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History of Tennessee :: Yancey Tavern :: Kingsport

 

Yancey Tavern


[possible location]

At the foot of Eden Ridge (originally Heaton Ridge or Eaton Ridge) on the east side was built a fort known as Heaton's Fort. It was erected by the settlers of Reedy Creek and Cook's Valley, and was one of the first structures of the kind in the county. The Yancey Tavern, a famous house of entertainment, was built near this fort. Russell's fort stood on the Snapp's Ferry road, about six miles from Blountville.
http://www.combs-families.org/combs/records/tn/sull-gs.htm
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Eaton's Fort -Sullivan County; erected by Amos Eaton and the settlers of Reedy Creek; his log house part of Yancey's Tavern; one of oldest structures in Sullivan County. Henderson's Station-Greene County; settlement began in 1778.
http://www.rootsweb.com/~tnmcmin2/ETNInns.htm

BLOUNTVILLE (AP) - One of the state's oldest standing houses, believed to have been built as early as 1740, hit the auction block Saturday. Yancey's Tavern was auctioned along with 16 other tracts of land by the family that has owned the real estate since 1889.
The home, a barn and the land, somewhere under 20 acres according to owner Connie Redmond, had been in the family for seven generations.
According to the book "Historic Sites of Sullivan County," the house has served as a residence, a tavern a stage stop - and one of the earliest homes to the Sullivan County Court.
The house is two log cabins put together and a rear kitchen that was added later. It has been vacant, save for old furnishings, since 1962.
Rann L. Vaulx bought the lot with the house grouped with a lot behind it for $47,000. He said he will be studying the history of the home as work is done to restore it to its original design.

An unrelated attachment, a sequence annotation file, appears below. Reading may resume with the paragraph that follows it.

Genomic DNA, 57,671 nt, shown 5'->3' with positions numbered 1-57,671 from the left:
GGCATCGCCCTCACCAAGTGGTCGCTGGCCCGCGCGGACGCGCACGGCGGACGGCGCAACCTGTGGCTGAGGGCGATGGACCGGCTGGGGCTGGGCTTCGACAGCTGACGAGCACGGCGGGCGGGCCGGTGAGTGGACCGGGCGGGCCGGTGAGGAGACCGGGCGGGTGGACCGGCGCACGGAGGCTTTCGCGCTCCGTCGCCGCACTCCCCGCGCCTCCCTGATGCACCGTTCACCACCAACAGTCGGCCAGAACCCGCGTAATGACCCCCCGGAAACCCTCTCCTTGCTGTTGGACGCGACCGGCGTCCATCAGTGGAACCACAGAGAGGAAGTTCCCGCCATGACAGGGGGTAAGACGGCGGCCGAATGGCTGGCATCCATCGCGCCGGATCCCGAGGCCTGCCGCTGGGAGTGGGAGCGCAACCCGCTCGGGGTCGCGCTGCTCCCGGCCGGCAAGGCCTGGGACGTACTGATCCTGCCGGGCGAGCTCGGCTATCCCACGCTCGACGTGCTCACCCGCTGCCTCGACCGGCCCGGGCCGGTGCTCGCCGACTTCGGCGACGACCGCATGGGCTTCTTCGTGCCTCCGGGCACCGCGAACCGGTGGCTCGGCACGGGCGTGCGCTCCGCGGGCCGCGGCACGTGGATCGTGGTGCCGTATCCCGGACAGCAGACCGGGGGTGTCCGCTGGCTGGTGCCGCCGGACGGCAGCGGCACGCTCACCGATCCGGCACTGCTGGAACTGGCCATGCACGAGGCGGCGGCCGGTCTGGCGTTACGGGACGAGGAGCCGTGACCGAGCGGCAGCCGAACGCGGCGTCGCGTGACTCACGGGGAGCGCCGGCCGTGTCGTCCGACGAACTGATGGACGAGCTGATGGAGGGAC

Plaster will be removed from one side of the house so the logs and chinking will be visible. That side will be turned back into the post office, which it served as from about 1820 to sometime during the Civil War. The other side of the house, which served as a courthouse, tavern and inn, will keep its more updated look.
"I'd like it if school children could come see it," he said. "It'll be open to the (Daughters of the American Revolution) and other groups like that."
Although the belongings were removed, interested buyers still noted the hand-hewn logs, fireplaces and other items that made the house a historian's dream.
"We believe they used the trap door in the living room to hide from Indians," Redmond said.
Furniture was donated to The Exchange Place, including old slave tables, feather beds, and rope-strung beds.
oakridger.com/stories/091304/sta_20040913041.shtml



National Register of Historic Places
Yancey's Tavern (added 1973 - Building - #73001850)
E of Kingsport on TN 126, Kingsport
Historic Significance: Event
Area of Significance: Exploration/Settlement
Period of Significance: 1750-1799, 1800-1824, 1825-1849, 1850-1874, 1875-1899
Owner: Private
Historic Function: Commerce/Trade
Historic Sub-function: Restaurant
Current Function: Agriculture/Subsistence, Domestic
Current Sub-function: Single Dwelling2
http://www.nationalregisterofhistoricplaces.com/TN/Sullivan/state.html

Sullivan County was the second county formed in what is now Tennessee, and included all the part of Washington County lying north of a line formed by the ridge dividing the waters of the Watauga from those of the Holston, and extending from the termination of this ridge to the highest point of the Chimney Top Mountain.
The act was passed in October, 1779, and in February, 1780, the county court was organized at the house of Moses Looney, at which time a commission was presented appointing as justices of the peace Isaac Shelby, David Looney, William Christie, John Dunham, William Wallace and Samuel Smith. Isaac Shelby exhibited his commission dated November 19, 1779, appointing him colonel commandant of the county, and D. Looney of the same date appointing him major. Ephraim Dunlap was appointed Stateís attorney, and John Adair, entry-taker.
The court adjourned to meet at the house of James Hollis. As the records of this court were almost destroyed during the civil war, but little is now known concerning it. For a few years the courts were held somewhere in what is now the western part of the county, at the Yancey Tavern, near Eatonís Station, or at the house of Mrs. Sharp, near the mouth of Muddy Creek, and possibly at both places.
http://www.horsethief.info/tennessee/sullivanhist3.htm



More Resources:

  • Another possible location : Yancey Tavern I-81
  • http://timesnews.net/printarticle.dna?_StoryID=3411054
  • http://www.tennkin.com/d0/i0002142.htm
  • http://www.americashistoricplaces.com/historytennessee/index.htm


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